Duvet Buying Guide
Shell Material and Thread Count
Duvets feature distinct styles, colors, and patterns. However, many duvets feature a common shell material, which is typically cotton. This fabric is easy to maintain, provides impressive comfort, and falls into a relatively low price range. Other shell materials include cotton blends, silk, and silk blends.
The ticking, also known as the shell material, of the duvet requires a high thread count to ensure the fill material stays inside the shell. Cotton duvets with a thread count of 300 and above offer durable ticking, which prevents ultra-fine fill materials from pushing through the fabric and ruining the comforter. For instance, designer duvets typically feature 100-percent Egyptian cotton ticking, as this type of fabric is extremely durable and breathable.
Types of Fill Material
The best type of fill material for your duvet is one that will feel comfortable to you. Duvets can feature either natural or synthetic fill materials. Synthetic fill materials are less expensive and are usually designed to accommodate people with allergies, while natural fill materials are generally more breathable. The most commonly used natural fill materials include down, feathers, and wool. The fill material will help determine how light and fluffy the duvet feels. Better quality fill material does not necessarily mean more warmth, but it typically means more comfort.
When considering fill material, it is important to identify fill-power. Duvets that contain higher fill-power down are lighter and fluffier. An average duvet features up to 600 fill-power down, while luxury duvets feature up to 900 fill-power down.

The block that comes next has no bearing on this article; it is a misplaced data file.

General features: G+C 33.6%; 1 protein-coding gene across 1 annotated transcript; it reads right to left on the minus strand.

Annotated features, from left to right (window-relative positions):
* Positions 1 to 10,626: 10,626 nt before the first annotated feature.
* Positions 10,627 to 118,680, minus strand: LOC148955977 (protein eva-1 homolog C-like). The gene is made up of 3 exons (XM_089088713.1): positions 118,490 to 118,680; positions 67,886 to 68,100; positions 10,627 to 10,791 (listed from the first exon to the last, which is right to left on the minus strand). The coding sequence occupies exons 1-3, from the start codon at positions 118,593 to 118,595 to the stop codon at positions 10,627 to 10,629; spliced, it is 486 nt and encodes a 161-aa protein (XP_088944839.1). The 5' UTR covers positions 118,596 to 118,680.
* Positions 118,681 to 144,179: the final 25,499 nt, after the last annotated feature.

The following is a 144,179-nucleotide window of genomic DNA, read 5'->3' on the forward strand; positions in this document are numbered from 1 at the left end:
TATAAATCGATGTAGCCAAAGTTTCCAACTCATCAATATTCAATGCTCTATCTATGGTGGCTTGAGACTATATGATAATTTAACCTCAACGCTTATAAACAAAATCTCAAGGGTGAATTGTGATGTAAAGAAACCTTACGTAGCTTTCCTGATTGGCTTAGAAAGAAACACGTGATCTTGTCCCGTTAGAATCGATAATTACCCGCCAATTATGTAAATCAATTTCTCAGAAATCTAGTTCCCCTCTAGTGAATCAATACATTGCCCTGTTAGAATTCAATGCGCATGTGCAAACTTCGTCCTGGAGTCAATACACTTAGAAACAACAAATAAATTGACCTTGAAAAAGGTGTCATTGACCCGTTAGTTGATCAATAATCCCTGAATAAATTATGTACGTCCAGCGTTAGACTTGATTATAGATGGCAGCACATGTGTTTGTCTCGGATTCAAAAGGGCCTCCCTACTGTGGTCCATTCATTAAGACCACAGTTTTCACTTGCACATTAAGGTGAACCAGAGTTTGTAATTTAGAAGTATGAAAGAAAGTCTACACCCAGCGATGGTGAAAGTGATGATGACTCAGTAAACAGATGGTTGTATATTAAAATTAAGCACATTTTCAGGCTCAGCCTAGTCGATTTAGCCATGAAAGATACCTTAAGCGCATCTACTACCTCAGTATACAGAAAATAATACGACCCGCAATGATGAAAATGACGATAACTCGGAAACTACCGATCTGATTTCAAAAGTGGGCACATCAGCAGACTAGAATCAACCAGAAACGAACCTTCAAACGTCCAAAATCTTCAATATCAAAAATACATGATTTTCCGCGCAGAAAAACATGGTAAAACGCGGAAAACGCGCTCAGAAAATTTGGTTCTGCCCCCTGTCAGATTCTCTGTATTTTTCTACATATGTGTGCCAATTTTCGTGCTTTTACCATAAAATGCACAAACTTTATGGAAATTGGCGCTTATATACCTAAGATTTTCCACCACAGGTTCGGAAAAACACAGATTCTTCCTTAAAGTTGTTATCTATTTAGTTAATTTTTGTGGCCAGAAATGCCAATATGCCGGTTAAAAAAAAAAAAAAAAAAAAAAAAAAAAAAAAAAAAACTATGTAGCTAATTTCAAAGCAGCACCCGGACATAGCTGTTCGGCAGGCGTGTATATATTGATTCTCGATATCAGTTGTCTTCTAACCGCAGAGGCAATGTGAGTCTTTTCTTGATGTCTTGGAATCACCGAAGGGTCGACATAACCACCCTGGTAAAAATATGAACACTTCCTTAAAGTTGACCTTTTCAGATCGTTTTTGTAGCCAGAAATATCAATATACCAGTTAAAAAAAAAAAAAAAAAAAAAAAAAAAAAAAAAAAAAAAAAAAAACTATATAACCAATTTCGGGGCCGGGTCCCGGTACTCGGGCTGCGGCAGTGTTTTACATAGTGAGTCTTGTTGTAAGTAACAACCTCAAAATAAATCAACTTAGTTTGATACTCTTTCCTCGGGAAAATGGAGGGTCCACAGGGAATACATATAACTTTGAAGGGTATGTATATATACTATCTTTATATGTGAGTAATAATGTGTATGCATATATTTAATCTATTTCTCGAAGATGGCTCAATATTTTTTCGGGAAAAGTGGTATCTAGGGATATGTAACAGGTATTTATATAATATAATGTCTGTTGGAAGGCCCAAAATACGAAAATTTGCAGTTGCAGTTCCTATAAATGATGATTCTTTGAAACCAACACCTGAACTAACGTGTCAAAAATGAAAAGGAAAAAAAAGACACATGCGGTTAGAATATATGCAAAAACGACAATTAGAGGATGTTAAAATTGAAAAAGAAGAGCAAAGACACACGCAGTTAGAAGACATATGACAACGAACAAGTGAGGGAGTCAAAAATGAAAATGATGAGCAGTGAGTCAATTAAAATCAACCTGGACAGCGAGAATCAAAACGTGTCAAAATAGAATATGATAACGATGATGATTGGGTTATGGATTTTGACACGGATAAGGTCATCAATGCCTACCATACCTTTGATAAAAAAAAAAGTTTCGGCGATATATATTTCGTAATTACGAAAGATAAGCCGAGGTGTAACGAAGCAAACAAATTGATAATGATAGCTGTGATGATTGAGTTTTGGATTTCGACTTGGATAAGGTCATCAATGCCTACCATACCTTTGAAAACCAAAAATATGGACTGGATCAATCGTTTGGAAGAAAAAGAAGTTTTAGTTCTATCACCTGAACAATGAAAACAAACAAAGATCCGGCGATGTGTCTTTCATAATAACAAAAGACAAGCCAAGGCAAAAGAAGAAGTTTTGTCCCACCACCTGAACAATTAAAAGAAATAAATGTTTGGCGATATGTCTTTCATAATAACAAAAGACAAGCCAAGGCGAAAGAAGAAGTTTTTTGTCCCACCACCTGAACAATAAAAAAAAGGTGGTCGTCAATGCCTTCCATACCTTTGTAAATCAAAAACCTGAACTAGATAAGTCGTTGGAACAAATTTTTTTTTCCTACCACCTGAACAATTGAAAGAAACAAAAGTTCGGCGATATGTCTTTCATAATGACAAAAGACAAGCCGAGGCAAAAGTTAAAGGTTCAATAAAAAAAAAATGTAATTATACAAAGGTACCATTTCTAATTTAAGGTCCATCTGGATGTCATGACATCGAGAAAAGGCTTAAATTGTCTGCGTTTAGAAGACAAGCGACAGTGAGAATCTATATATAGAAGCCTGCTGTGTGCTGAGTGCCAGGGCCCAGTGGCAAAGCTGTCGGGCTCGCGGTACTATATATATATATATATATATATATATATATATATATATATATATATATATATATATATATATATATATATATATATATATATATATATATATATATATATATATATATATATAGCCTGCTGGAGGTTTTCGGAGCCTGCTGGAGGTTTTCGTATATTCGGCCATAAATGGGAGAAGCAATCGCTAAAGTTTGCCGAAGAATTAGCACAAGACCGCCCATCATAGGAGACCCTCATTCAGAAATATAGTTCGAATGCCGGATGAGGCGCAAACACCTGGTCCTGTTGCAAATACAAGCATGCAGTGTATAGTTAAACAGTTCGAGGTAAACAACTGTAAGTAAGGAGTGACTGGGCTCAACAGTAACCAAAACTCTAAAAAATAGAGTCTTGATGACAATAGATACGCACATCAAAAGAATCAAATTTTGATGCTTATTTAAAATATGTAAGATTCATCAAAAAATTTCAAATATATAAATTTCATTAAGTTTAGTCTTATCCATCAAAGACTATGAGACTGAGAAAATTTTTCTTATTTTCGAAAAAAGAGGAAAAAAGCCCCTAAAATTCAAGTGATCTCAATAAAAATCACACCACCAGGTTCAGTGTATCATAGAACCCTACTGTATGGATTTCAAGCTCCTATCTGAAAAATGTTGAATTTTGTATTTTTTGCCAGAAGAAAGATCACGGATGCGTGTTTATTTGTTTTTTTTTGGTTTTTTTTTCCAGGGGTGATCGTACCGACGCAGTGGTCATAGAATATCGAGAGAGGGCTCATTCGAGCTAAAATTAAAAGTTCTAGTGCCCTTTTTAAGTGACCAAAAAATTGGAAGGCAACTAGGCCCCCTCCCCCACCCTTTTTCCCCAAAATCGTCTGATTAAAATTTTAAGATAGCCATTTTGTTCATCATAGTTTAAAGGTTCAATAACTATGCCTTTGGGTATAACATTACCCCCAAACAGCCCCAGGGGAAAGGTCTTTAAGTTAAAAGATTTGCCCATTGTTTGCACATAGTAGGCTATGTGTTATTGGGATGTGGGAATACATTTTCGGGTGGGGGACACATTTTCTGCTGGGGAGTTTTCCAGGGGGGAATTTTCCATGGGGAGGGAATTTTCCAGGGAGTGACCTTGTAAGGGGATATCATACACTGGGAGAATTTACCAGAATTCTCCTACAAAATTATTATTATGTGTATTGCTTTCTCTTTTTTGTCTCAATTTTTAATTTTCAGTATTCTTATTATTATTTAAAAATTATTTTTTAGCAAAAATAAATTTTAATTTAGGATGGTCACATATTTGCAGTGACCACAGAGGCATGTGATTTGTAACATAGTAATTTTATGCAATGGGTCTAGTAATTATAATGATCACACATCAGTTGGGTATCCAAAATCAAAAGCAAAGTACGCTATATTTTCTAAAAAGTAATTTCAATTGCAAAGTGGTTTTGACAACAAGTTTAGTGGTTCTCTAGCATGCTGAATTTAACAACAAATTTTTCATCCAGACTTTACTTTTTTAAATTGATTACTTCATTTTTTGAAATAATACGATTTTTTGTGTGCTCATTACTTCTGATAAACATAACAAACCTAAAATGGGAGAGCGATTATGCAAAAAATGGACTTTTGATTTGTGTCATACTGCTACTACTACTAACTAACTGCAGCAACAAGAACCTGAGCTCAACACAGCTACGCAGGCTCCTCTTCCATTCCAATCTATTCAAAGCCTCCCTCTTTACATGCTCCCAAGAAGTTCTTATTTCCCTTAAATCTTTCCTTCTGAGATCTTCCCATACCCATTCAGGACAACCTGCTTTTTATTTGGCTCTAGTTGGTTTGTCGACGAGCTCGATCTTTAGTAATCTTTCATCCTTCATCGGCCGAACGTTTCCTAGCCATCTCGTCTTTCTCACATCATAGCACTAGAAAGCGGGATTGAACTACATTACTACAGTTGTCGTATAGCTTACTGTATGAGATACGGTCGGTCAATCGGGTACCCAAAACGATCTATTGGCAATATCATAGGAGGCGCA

Tog Rating and Warmth
The warmth the duvet provides depends on the tog rating. The higher the tog rating, the better the duvet traps heat. As a general rule of thumb, a 4 tog duvet is ideal for summer, a 9 tog works for spring or fall, and a 13 tog duvet is perfect for winter.
Although weight should not be confused with warmth, duvets with higher fill weights tend to provide impressive warmth. For warmer environments, a heavier fill weight may offer more comfort. Conversely, in cooler environments, a lightweight duvet fill could be more comfortable.
Duvets come in twin, double or full, queen, and king sizes. The absence of a bed skirt may require purchasing a duvet one size larger than the size of the mattress to conceal the sides of the bed. Additionally, to combat fighting over the duvet in the middle of the night, buying a duvet one size bigger than the mattress works well.
Duvet covers protect your duvet from damage caused by stains, spills, grime, and general wear and tear. They also let you easily change the style of your bedding and coordinate with sheets and pillowcases for a matching look. The duvet cover slips over your duvet and holds it in place with zippers, ties, or buttons. Some manufacturers require a duvet cover as part of the warranty. Although the cover shields your duvet from most dirt and dust, you should still wash your duvet insert at least twice a year or more.
Take a look at our guide on How to Put on a Duvet Cover to find out how easy it is to take on and off a duvet cover.
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